International Journal of Disaster Risk Science

, Volume 3, Issue 2, pp 69–83

Fukushima fallout: Gauging the change in Japanese nuclear energy policy

Open AccessArticle

DOI: 10.1007/s13753-012-0008-0

Cite this article as:
Shadrina, E. Int J Disaster Risk Sci (2012) 3: 69. doi:10.1007/s13753-012-0008-0


The Fukushima nuclear disaster is a special case: a major twin natural disaster (earthquake and tsunami) incited a large-scale technological disaster, which resulted in a serious nuclear accident. Because the various costs are so tremendous, this triple disaster has had a pervasive impact on all aspects of life in Japan. This article describes nuclear energy policy transformation in the aftermath of the Fukushim a disaster. The study draws on theoretical propositions of governance and disaster risk governance, and demonstrates that a vested interest perspective is important to understanding the results of Japan’s energy policy before Fukushima. Safety, democracy, and openness were the fundamental principles of Japan’s nuclear energy policy when the country decided to diversify its energy sources in the 1950s. But these basic premises were undermined by the vested interests that controlled policy administration and implementation as the nuclear energy industry developed. Analysis of Japan’s recent nuclear energy policy transformation covers such dimensions as policy targets, policy issues such as safety, the fuel cycle, waste disposal, administrative structure, public awareness, and national and local policy considerations. The study identifies process deficiencies in Japan’s post-Fukushima nuclear energy policy transformation and evaluates possible ways to eliminate defects through administrative reorganization and independent safety oversight.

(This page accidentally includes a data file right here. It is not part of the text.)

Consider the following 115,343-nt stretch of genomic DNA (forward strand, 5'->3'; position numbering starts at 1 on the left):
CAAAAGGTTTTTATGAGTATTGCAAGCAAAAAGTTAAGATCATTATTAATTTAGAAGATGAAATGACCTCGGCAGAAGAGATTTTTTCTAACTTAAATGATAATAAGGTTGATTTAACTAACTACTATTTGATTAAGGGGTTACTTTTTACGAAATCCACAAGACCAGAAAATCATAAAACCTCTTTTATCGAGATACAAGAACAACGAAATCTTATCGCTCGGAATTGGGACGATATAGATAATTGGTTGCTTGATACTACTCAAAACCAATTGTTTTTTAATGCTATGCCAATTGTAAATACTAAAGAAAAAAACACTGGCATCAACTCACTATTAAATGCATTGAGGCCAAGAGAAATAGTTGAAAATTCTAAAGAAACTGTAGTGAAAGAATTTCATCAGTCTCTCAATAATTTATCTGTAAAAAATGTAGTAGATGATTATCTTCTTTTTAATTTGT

Japannuclear energy policynuclear safetyvested interest structure
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© The Author(s) 2012

This article is published under license to BioMed Central Ltd. Open Access This article is distributed under the terms of the Creative Commons Attribution License which permits any use, distribution and reproduction in any medium, provided the original author(s) and source are credited.

Authors and Affiliations

  1. 1.Graduate School of Governance StudiesMeiji UniversityTokyoJapan